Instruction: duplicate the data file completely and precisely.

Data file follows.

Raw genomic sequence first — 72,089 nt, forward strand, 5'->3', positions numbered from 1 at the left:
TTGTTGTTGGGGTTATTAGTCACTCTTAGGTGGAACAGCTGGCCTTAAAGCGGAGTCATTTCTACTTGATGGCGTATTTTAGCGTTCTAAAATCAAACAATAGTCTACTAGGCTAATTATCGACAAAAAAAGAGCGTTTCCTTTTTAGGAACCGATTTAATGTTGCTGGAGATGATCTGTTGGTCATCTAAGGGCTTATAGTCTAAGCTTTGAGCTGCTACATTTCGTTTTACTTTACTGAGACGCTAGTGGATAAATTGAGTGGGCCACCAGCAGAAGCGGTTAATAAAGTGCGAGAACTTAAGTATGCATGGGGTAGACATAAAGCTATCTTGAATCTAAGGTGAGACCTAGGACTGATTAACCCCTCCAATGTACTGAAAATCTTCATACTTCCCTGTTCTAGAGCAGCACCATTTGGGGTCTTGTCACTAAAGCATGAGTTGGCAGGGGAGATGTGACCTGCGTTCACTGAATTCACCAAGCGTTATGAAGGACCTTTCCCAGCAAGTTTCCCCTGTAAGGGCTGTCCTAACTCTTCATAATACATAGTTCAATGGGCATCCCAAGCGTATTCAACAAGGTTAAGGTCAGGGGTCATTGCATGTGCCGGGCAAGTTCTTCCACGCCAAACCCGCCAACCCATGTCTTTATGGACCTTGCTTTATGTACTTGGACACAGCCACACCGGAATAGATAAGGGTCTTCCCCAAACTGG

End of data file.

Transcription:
Raw genomic sequence first — 72,089 nt, forward strand, 5'->3', positions numbered from 1 at the left:
TTGTTGTTGGGGTTATTAGTCACTCTTAGGTGGAACAGCTGGCCTTAAAGCGGAGTCATTTCTACTTGATGGCGTATTTTAGCGTTCTAAAATCAAACAATAGTCTACTAGGCTAATTATCGACAAAAAAAGAGCGTTTCCTTTTTAGGAACCGATTTAATGTTGCTGGAGATGATCTGTTGGTCATCTAAGGGCTTATAGTCTAAGCTTTGAGCTGCTACATTTCGTTTTACTTTACTGAGACGCTAGTGGATAAATTGAGTGGGCCACCAGCAGAAGCGGTTAATAAAGTGCGAGAACTTAAGTATGCATGGGGTAGACATAAAGCTATCTTGAATCTAAGGTGAGACCTAGGACTGATTAACCCCTCCAATGTACTGAAAATCTTCATACTTCCCTGTTCTAGAGCAGCACCATTTGGGGTCTTGTCACTAAAGCATGAGTTGGCAGGGGAGATGTGACCTGCGTTCACTGAATTCACCAAGCGTTATGAAGGACCTTTCCCAGCAAGTTTCCCCTGTAAGGGCTGTCCTAACTCTTCATAATACATAGTTCAATGGGCATCCCAAGCGTATTCAACAAGGTTAAGGTCAGGGGTCATTGCATGTGCCGGGCAAGTTCTTCCACGCCAAACCCGCCAACCCATGTCTTTATGGACCTTGCTTTATGTACTTGGACACAGCCACACCGGAATAGATAAGGGTCTTCCCCAAACTGG